Ewa Partum - Tautological Cinema, 1973
Photoset with 412 notes
Stills from Tautological Cinema by Ewa Partum, 1973-1974
Tautological Cinema is a series of short films made in the paradigm of structural cinema – the movement of the late 1960s which focused on the examination of material factors of a film. Looking into a film as a medium Ewa Patrum concentrates on the notion of automatisation of a film message and the structure of its language. “It’s not dealing with aesthetics” claims the author. “It’s rather a new sort of philosophical practice that operates in the area in which the relation between the film image and the camerawork covers the whole interest in the film itself”. In artistic practice, such ideas can, for instance, take a form of an analysis of how film tape makes its way through a projector, as in the film 10 Metres of Film Tape. A work which stands out is Film by Ewa, which examines different ways of artistic communication and states that the indirect passing of ideas is not possible. “Covering, in turn, her mouth, eyes, ears (meant to manifest that an idea within an artist is not transferable) Ewa Patrum formulates an opinion which is to show the alienation of an author who, creating the art of meaning, cannot fully express the intentional idea. Once it gets materialized against an art medium or gets into the area of someone else’s experience it is distorted and distanced from the original meaning” argues Łukasz Ronduda.
Japanese poster for Lost Highway (David Lynch, 1997)
Photoset with 191 notes
From Sean Young's collection of polaroids taken during the production of Blade Runner
I wouldn’t know what to do with [color]. Color to me is too real. It’s limiting. The more you throw black into a color, the more dreamy it gets… Black has depth. It’s like a little egress; you can go into it, and because it keeps on continuing to be dark, the mind kicks in, and a lot of things that are going on in there become manifest. And you start seeing what you’re afraid of. You start seeing what you love, and it becomes like a dream.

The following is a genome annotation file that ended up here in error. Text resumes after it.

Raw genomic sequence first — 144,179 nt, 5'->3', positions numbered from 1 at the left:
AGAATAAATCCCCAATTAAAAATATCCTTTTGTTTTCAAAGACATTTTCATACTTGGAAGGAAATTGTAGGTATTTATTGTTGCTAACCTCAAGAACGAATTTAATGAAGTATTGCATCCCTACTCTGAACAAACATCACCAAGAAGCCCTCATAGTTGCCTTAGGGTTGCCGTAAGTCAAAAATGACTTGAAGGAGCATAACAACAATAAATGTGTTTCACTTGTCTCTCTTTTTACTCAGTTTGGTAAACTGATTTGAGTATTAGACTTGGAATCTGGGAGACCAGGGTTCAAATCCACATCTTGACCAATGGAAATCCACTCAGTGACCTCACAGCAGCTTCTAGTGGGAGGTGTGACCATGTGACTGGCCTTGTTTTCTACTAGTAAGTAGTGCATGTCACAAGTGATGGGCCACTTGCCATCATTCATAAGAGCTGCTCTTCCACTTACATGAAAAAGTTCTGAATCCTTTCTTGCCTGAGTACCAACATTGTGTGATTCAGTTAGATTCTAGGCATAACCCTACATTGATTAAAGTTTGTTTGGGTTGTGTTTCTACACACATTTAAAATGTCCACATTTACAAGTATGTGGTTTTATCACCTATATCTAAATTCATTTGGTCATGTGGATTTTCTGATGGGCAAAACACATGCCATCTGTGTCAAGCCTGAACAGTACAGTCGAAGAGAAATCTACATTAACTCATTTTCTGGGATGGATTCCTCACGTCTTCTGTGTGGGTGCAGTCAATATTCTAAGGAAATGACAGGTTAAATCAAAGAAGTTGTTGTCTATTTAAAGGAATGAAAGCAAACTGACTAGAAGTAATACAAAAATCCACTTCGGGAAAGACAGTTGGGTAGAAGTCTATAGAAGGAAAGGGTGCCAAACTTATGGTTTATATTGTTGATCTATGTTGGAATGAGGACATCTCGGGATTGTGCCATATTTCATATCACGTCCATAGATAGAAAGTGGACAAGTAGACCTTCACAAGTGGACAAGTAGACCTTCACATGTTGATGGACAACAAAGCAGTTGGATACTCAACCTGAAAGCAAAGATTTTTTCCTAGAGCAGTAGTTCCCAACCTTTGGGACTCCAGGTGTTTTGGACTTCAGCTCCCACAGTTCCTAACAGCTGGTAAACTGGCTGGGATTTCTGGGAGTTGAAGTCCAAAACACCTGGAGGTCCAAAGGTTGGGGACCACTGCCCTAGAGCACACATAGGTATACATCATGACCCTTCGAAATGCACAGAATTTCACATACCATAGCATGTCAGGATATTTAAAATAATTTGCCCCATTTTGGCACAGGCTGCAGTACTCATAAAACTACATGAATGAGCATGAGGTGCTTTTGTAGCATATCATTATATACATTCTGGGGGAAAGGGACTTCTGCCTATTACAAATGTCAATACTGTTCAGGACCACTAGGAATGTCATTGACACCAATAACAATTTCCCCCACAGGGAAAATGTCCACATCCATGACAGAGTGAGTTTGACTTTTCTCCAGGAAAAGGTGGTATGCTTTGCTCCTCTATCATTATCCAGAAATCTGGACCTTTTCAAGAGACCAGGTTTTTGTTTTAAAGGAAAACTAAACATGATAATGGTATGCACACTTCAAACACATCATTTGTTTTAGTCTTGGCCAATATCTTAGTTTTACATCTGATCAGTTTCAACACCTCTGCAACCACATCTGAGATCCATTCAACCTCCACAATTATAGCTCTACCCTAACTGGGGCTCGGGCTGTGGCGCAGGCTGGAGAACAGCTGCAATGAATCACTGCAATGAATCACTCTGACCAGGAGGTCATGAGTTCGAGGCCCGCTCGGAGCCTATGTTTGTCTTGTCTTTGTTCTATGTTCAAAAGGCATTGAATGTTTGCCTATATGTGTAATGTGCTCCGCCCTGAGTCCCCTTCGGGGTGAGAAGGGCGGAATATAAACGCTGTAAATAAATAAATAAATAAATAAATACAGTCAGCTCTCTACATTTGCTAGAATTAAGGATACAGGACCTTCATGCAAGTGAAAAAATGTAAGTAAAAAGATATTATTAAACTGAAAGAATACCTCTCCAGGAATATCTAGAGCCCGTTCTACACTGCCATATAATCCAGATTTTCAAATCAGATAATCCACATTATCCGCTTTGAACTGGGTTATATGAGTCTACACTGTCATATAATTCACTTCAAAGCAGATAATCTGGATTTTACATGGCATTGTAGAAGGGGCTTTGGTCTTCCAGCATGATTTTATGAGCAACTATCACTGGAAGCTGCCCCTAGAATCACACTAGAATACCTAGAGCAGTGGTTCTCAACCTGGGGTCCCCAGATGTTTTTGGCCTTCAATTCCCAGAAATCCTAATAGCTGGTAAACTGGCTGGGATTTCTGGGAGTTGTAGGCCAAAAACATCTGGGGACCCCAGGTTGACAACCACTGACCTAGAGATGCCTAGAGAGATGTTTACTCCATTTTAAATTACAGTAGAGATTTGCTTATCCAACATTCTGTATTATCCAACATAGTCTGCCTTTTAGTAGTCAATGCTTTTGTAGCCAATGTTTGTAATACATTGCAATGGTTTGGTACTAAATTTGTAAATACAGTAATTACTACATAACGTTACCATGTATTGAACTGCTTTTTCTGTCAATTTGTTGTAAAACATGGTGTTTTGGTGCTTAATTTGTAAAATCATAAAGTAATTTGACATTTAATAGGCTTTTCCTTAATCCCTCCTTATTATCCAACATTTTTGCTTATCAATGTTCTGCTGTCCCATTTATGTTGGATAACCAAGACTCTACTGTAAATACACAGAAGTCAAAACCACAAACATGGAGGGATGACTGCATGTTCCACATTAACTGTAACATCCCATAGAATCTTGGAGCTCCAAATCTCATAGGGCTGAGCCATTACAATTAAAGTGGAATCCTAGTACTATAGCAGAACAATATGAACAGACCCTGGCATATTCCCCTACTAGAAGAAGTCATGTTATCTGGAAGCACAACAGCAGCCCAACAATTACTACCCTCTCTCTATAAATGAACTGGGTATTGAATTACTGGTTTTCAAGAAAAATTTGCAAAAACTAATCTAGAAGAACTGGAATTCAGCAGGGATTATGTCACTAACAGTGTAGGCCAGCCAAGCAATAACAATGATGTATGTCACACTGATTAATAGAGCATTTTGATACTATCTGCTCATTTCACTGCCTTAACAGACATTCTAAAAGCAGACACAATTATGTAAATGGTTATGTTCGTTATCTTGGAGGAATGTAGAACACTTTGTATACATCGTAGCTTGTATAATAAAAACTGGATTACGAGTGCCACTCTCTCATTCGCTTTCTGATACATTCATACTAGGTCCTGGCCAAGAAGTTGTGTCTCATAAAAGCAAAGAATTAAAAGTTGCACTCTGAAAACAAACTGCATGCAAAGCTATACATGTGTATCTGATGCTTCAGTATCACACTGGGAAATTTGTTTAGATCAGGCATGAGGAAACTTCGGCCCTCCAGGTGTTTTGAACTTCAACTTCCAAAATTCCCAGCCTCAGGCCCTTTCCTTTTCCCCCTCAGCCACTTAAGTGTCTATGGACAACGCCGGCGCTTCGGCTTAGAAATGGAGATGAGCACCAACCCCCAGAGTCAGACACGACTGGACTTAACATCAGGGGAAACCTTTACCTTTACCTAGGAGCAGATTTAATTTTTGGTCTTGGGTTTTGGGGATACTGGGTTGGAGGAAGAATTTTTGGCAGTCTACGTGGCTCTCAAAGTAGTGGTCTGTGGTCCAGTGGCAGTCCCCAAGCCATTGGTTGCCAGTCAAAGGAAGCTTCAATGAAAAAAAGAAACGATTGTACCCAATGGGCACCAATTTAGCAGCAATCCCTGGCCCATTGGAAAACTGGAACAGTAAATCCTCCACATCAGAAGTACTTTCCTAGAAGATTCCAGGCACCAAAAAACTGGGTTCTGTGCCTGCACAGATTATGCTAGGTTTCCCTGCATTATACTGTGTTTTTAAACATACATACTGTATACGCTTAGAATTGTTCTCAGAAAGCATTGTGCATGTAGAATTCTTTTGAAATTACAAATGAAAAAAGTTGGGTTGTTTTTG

David Lynch, Lynch on Lynch
Photo with 150 notes
Femi Benussi and Rita Calderoni in Questa libertà di avere… le ali bagnate (Alessandro Santini, 1971)
From L’alphabet des Lesbiennes, special edition of Playfilm, undated (early 1970s)
Lou Reed - This Magic Moment (from Lost Highway soundtrack)
Cronenberg’s Troupe of Actors for CRASH at the Cannes Film Festival
Photo by Helmut Newton
Photo with 102 notes
Still from The Deadman by Peggy Ahwesh, 1989 (Based on Le Mort by Georges Bataille, the story of Marie and her last night of extremes)
Usually people read the lesson of Freudian psychoanalysis as if the secret meaning of everything is sexuality. But this is not what Freud wants to say. I think Freud wants to say the exact opposite. It is not that everything is a metaphor for sexuality. That whatever we are doing we are always thinking about that [sex]. The Freudian question is: what are we thinking when we are doing that? If I am a little bit impertinent by relating to something which most of us experience [….] It happens while one is engaged in sexual activity. All of a sudden one feels stupid. One looses contact with it, as if “My god what am I doing here? Doing this stupid repetitive movement?” [….] Nothing changes in reality in these strange movements when it is, as it were, disconnect. It is just that I loose the phantasmatic [fantasy] support. In sexuality it is never me and my partner(s) [….] There always has to be some phantasmatic element. There has to be a third element that enables me to engage in sexuality. There has to be an irresistible power or fascination. [….] The question is [….] why does our libido, pleasure, need the virtual universe of fantasy? Why can’t we simply enjoy it directly?
I like to remember things my own way. How I remembered them, not necessarily the way they happened.
David Lynch, Lost Highway
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